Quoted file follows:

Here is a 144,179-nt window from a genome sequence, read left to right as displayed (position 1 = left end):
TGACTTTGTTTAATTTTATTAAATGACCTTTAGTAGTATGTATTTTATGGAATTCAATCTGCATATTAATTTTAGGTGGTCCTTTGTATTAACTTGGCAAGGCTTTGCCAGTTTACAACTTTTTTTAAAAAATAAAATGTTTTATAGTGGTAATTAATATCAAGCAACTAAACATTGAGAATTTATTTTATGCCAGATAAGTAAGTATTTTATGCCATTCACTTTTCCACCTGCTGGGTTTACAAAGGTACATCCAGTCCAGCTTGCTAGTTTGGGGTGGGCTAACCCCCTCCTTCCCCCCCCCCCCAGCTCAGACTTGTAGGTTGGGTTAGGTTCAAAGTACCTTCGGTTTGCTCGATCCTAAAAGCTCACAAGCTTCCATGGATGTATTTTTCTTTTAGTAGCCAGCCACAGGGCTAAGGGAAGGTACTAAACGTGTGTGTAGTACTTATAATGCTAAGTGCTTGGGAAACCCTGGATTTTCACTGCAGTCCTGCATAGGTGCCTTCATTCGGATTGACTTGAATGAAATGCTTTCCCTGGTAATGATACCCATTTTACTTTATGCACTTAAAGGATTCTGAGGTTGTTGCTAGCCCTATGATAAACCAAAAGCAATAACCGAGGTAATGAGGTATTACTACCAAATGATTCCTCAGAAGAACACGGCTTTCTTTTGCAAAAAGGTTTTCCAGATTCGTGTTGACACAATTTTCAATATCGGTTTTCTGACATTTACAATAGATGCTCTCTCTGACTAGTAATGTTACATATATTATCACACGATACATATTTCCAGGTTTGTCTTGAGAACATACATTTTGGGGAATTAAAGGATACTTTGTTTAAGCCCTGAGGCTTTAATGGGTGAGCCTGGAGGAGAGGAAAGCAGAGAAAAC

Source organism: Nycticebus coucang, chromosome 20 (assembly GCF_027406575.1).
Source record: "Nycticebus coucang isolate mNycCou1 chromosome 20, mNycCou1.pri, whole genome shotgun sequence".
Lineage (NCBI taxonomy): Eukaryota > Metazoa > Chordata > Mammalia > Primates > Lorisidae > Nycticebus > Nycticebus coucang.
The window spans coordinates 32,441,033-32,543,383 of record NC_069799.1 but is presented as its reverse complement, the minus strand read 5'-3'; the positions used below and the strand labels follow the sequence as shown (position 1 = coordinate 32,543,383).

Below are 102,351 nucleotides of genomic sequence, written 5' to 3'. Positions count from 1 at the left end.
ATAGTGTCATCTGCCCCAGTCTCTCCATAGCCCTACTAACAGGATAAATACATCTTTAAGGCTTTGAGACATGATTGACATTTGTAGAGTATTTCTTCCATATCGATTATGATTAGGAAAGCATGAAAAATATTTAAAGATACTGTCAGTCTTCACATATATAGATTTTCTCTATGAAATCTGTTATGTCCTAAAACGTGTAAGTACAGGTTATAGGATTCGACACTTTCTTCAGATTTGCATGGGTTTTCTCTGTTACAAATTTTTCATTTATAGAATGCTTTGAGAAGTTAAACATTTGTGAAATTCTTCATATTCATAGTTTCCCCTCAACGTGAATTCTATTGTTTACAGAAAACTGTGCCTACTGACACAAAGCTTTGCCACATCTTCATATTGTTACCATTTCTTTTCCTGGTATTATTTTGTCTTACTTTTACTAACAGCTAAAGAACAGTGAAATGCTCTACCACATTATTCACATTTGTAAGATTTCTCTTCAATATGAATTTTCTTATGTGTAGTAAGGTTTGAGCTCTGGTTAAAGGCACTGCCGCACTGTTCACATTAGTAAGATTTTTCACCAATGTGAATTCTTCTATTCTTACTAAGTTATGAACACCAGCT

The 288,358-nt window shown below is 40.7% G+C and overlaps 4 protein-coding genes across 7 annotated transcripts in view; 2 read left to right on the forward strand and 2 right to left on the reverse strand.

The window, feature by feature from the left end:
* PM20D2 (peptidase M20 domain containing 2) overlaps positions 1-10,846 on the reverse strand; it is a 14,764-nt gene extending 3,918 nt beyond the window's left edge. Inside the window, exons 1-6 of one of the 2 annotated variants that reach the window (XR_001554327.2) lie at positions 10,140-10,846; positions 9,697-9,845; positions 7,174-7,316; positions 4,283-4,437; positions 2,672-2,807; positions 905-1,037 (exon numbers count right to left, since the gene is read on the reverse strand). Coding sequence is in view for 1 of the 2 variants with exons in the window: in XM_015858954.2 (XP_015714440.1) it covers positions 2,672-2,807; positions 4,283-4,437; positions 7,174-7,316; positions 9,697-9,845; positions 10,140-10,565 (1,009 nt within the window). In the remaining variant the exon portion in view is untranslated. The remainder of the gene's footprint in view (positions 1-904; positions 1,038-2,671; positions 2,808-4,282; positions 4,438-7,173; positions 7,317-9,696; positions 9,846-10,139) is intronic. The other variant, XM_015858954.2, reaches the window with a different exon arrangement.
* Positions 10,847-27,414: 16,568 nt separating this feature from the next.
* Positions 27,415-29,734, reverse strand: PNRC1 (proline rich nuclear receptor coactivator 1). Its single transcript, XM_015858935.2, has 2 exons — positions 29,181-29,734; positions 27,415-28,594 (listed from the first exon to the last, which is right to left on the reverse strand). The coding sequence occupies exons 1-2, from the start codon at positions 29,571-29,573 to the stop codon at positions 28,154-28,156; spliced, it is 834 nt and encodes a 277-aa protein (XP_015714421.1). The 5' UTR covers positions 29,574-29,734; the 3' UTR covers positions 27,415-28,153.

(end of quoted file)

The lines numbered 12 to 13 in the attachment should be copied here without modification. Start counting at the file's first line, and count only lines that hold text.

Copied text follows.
* Positions 10,847-27,414: 16,568 nt separating this feature from the next.
* Positions 27,415-29,734, reverse strand: PNRC1 (proline rich nuclear receptor coactivator 1). Its single transcript, XM_015858935.2, has 2 exons — positions 29,181-29,734; positions 27,415-28,594 (listed from the first exon to the last, which is right to left on the reverse strand). The coding sequence occupies exons 1-2, from the start codon at positions 29,571-29,573 to the stop codon at positions 28,154-28,156; spliced, it is 834 nt and encodes a 277-aa protein (XP_015714421.1). The 5' UTR covers positions 29,574-29,734; the 3' UTR covers positions 27,415-28,153.